The product ranges of Infineon and its takeover target Wolfspeed complement each other ideally, said Ploss during the conference call. “Compound semiconductors have a strong future, and we are just at the beginning”, Ploss said. Infineon intends to benefit from the Wolfspeed takeover in three market segments: Electromobility, Internet of Things and RF power amplifiers. “We see a rising demand for compound power semiconductors in the automotive markets,” Ploss said. “From 2020, we expect that Wolfspeed’s growth will be driven significantly by the automotive markets”.
The Infineon CEO also said Wolfspeed will continue to supply wafers to third parties. Examples are customers in the market for mobile network base stations.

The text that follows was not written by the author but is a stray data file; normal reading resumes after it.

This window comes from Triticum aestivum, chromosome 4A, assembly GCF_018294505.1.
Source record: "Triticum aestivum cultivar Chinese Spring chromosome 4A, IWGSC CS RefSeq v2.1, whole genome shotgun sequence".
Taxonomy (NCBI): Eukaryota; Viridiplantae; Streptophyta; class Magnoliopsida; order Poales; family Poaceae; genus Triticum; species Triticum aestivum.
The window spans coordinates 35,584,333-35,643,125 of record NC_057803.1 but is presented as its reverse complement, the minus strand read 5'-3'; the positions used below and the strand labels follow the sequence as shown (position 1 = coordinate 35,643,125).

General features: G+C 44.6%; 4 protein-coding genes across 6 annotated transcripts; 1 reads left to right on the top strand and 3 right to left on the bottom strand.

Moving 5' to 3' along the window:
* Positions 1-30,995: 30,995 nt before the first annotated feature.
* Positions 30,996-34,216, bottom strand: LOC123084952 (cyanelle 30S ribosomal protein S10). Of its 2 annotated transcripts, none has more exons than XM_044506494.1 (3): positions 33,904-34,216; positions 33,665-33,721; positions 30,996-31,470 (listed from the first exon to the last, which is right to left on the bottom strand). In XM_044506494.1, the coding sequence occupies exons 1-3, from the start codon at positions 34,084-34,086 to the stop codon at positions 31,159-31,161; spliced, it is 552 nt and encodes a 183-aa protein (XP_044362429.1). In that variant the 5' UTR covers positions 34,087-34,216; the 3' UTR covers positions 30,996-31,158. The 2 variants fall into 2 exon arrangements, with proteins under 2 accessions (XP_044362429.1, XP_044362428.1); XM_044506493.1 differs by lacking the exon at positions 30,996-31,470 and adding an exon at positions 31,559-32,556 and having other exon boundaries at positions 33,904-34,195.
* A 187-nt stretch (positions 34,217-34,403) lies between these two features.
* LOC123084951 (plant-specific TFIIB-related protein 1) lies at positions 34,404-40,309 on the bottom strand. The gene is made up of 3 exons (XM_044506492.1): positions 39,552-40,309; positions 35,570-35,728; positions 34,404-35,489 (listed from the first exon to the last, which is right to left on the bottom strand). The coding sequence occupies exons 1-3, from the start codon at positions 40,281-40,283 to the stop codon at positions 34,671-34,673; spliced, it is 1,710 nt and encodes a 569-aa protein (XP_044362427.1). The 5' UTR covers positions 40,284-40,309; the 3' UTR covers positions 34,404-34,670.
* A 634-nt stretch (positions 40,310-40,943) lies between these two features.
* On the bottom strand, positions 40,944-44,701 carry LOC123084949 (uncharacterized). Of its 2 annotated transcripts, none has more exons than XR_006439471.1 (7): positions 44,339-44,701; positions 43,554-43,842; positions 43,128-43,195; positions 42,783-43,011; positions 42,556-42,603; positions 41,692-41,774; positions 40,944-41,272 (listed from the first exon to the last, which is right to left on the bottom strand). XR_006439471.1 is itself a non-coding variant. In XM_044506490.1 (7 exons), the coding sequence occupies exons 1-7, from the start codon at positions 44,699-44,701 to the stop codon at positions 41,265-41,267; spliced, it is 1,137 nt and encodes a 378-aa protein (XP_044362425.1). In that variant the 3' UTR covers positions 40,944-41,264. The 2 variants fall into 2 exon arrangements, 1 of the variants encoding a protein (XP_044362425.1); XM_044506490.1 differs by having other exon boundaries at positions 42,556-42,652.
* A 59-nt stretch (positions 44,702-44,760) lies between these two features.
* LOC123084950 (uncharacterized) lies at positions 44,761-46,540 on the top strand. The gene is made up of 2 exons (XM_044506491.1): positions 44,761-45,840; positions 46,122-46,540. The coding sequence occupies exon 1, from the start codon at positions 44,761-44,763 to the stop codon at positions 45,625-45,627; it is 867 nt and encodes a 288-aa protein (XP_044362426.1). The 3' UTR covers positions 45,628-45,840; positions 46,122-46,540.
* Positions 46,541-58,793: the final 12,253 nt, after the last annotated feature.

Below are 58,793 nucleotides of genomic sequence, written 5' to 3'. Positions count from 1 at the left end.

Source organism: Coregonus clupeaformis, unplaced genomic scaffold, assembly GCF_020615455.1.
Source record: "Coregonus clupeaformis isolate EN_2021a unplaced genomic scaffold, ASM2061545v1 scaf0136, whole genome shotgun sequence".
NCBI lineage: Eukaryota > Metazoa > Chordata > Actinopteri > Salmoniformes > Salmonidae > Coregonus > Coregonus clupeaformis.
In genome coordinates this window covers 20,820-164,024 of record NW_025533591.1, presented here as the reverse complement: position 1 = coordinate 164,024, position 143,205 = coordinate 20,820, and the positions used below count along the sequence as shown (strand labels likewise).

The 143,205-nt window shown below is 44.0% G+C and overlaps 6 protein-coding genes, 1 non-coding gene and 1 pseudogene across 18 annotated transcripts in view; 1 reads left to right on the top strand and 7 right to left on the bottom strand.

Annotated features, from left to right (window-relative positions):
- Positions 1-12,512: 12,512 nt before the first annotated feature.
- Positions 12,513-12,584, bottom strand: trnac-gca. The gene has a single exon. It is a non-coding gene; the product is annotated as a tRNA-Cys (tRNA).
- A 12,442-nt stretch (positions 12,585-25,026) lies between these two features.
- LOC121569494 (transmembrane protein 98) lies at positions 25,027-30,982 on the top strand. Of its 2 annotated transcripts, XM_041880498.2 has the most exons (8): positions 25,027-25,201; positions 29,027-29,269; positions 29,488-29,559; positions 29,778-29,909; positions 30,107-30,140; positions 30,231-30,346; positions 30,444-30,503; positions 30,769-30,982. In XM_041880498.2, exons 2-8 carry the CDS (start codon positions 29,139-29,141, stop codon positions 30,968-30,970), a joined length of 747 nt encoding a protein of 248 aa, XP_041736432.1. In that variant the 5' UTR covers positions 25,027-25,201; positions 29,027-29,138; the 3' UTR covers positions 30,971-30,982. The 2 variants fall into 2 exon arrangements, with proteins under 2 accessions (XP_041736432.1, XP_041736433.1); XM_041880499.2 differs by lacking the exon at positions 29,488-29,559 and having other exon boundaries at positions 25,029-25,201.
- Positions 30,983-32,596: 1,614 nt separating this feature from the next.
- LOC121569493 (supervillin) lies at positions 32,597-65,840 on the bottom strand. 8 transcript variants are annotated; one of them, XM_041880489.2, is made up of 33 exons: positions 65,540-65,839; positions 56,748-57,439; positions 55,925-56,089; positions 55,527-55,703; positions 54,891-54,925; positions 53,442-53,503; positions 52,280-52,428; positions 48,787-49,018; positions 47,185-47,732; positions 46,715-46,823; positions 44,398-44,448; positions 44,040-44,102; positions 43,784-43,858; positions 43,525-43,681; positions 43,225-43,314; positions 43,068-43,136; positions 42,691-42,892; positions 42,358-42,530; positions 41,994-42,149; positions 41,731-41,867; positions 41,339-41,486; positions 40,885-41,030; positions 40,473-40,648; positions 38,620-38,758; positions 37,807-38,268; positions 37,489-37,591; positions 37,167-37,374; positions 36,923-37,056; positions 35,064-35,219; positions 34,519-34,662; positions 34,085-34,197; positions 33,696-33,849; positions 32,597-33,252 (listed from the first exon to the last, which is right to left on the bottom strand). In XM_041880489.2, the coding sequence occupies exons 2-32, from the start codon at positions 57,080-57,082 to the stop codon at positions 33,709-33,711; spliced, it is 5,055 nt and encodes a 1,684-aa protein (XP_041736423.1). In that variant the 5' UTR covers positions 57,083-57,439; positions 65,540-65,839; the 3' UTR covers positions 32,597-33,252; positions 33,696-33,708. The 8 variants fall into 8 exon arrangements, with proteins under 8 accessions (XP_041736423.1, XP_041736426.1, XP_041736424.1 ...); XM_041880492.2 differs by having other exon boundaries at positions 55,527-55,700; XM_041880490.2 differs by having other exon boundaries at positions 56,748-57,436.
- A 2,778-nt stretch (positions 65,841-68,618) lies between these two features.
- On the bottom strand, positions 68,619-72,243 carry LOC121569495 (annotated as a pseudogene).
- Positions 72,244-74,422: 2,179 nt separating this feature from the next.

The Wolfspeed takeover will enable Infineon to expand its production depth – with Wolfspeed on board, the company will cover the entire value chain from raw wafer production and epitaxy to traditional lithography and chemical processing and to packaging.
Though Infineon will play “an active role in integrating Wolfspeed”, Ploss seeked to alleviate concerns regarding the jobs at Wolfspeed. “Wolfspeed is an excellent fit to Infineon, we have pretty much the same innovation and quality consciousness, Ploss said. “The teams will collaborate well”. However, Ploss did not explicitly guarantee that Wolfspeed will continue as separate entity in the long run. “We cannot yet say much about the integration process. Our concept is that in the first phase Wolfspeed will be associated (to Infineon), in the long run we aim at a complete integration.”
Ploss also said he expects significantly lower integration cost compared to the takeover of International Rectifier (IR) in 2015. “Currently we are seeking to sell an IR production site – this is not the case with Wolfspeed,” Ploss said, adding that Wolspeed, having only recently completed its spin-off from Cree, has much slimmer structures that IR.